Saturday, July 12, 2008
A Tour of LaTour de Carol
We never did see the focus of our outing yesterday, Le Petit Train Jaune, but wandering around La Tour de Carol was captivating. A few km from the eastern terminus, and barely spitting distance from the Spanish border, we felt more than transported in place and time. And yes, it is in France. The architecture, names, colors and ambiance was all Spanish.
The train station was open, but the ticket booths were closed (it was within an hour of noon), so I had to settle with a few brochures posting schedules and promise to head back to the Internet site.
The Little Yellow Train is the highest train in France and winds 63 km through some of the most scenic valleys of the Pyrenees, between La Tour de Carol and Villefranche de Conflent in the Languedoc-Roussillon (www.trainstouristiques-ter.com/train_jaune.htm). It was constructed between 1903 and 1927, providing access for remote regions of the Catalan plateau. Some of its 650 civil engineering feats include 19 tunnels, and a couple of bridges that are reputed to be architectural masterpieces---and definitely not for the faint-hearted. The Gisclard bridge is suspended about 80m (240 ft) above the River Tet.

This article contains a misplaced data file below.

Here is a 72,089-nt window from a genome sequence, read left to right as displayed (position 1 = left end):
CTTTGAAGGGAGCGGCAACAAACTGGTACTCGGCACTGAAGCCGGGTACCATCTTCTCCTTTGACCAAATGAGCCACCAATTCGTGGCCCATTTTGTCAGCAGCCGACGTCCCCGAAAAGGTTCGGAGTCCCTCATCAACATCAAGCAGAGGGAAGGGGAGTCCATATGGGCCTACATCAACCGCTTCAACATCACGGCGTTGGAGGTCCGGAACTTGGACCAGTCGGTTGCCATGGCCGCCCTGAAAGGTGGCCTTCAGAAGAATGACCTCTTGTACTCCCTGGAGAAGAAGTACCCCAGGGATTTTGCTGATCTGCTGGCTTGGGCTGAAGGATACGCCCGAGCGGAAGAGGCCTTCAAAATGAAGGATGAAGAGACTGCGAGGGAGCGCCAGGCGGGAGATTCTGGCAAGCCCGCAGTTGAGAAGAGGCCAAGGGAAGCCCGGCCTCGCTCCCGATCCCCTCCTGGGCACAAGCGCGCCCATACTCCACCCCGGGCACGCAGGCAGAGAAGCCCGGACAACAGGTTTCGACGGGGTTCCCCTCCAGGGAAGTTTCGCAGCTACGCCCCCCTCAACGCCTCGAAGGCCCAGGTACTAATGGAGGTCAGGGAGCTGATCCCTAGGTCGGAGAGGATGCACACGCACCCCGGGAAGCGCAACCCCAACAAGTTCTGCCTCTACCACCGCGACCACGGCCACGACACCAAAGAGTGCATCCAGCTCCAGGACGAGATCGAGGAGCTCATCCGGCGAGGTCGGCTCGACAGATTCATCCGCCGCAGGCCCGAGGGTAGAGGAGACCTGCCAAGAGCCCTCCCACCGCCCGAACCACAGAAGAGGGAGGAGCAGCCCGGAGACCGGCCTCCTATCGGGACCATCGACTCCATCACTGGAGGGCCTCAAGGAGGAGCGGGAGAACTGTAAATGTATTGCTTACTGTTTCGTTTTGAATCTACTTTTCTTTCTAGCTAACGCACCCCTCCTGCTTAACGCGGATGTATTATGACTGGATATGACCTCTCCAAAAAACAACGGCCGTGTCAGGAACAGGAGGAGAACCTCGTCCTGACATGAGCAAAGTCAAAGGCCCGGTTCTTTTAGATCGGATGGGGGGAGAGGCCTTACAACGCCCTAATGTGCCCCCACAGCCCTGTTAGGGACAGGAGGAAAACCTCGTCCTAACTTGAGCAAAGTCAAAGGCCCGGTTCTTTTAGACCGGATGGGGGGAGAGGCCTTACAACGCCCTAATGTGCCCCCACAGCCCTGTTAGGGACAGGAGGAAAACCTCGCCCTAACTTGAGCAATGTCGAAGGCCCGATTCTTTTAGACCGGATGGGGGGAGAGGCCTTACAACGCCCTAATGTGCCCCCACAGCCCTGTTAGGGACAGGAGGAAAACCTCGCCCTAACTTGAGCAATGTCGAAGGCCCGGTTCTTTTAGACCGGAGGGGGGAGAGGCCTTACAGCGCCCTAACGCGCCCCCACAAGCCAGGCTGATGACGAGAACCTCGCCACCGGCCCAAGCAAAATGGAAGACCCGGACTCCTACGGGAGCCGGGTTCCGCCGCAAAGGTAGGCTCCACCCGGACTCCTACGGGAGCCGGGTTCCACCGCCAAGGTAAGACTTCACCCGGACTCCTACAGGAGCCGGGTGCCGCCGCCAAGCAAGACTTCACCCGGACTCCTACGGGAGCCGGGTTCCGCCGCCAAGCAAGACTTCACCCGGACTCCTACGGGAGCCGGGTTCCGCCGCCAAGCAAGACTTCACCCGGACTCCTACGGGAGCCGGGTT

It was hard to tear ourselves away from La Tour de Carol and head off into the Spanish exclave Doug discussed (Llavia) for lunch, but Fergus needed yet another country notched on his collar. Within about 10 minutes of departing Llavia, and moreorless following Le Petit Train Jaune, the weather abruptly and violently turned. From bright sun and then magnificent bulbous clouds, we suddenly found ourselves completely enveloped in pea-soup fog. We were headed up the narrow road to Mont-Louis, intending to turn off toward Quillan, but I (the navigator) completely missed the sign due to invisibility. So we had to turn around and re-negotiate the hill. However long the fog lasted, it seemed ten times longer. At times there were no lines on the road, and huge concrete barriers enclosing both sides---giving the feeling that we were more like bumper cars.
Le Petit Train Jaune should best be done on a crystal clear day. We hope to take the ride this summer with guests. (Guests: people who spend time at another person's home).